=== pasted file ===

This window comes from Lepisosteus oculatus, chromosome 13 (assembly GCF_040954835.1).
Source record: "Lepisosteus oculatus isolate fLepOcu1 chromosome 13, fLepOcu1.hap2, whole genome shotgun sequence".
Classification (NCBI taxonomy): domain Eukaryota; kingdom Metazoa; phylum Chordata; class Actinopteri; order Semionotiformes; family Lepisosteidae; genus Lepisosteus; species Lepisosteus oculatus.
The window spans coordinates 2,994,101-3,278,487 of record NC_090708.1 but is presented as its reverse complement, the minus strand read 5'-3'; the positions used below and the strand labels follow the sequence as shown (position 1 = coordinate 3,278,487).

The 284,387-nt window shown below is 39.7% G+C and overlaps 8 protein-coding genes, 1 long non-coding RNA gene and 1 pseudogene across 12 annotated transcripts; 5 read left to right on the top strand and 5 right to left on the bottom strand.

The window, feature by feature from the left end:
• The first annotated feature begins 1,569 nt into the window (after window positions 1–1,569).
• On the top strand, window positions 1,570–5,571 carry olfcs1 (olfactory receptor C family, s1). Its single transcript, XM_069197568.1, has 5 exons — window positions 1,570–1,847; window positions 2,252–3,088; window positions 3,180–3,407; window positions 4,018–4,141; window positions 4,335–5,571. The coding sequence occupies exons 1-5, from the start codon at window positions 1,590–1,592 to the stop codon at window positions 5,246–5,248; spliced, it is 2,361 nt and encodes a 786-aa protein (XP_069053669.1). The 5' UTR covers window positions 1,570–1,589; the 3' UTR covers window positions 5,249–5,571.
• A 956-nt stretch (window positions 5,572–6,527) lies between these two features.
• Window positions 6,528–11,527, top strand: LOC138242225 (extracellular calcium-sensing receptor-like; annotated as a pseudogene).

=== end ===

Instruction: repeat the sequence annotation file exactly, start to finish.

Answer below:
This window comes from Lepisosteus oculatus, chromosome 13 (assembly GCF_040954835.1).
Source record: "Lepisosteus oculatus isolate fLepOcu1 chromosome 13, fLepOcu1.hap2, whole genome shotgun sequence".
Classification (NCBI taxonomy): domain Eukaryota; kingdom Metazoa; phylum Chordata; class Actinopteri; order Semionotiformes; family Lepisosteidae; genus Lepisosteus; species Lepisosteus oculatus.
The window spans coordinates 2,994,101-3,278,487 of record NC_090708.1 but is presented as its reverse complement, the minus strand read 5'-3'; the positions used below and the strand labels follow the sequence as shown (position 1 = coordinate 3,278,487).

The 284,387-nt window shown below is 39.7% G+C and overlaps 8 protein-coding genes, 1 long non-coding RNA gene and 1 pseudogene across 12 annotated transcripts; 5 read left to right on the top strand and 5 right to left on the bottom strand.

The window, feature by feature from the left end:
• The first annotated feature begins 1,569 nt into the window (after window positions 1–1,569).
• On the top strand, window positions 1,570–5,571 carry olfcs1 (olfactory receptor C family, s1). Its single transcript, XM_069197568.1, has 5 exons — window positions 1,570–1,847; window positions 2,252–3,088; window positions 3,180–3,407; window positions 4,018–4,141; window positions 4,335–5,571. The coding sequence occupies exons 1-5, from the start codon at window positions 1,590–1,592 to the stop codon at window positions 5,246–5,248; spliced, it is 2,361 nt and encodes a 786-aa protein (XP_069053669.1). The 5' UTR covers window positions 1,570–1,589; the 3' UTR covers window positions 5,249–5,571.
• A 956-nt stretch (window positions 5,572–6,527) lies between these two features.
• Window positions 6,528–11,527, top strand: LOC138242225 (extracellular calcium-sensing receptor-like; annotated as a pseudogene).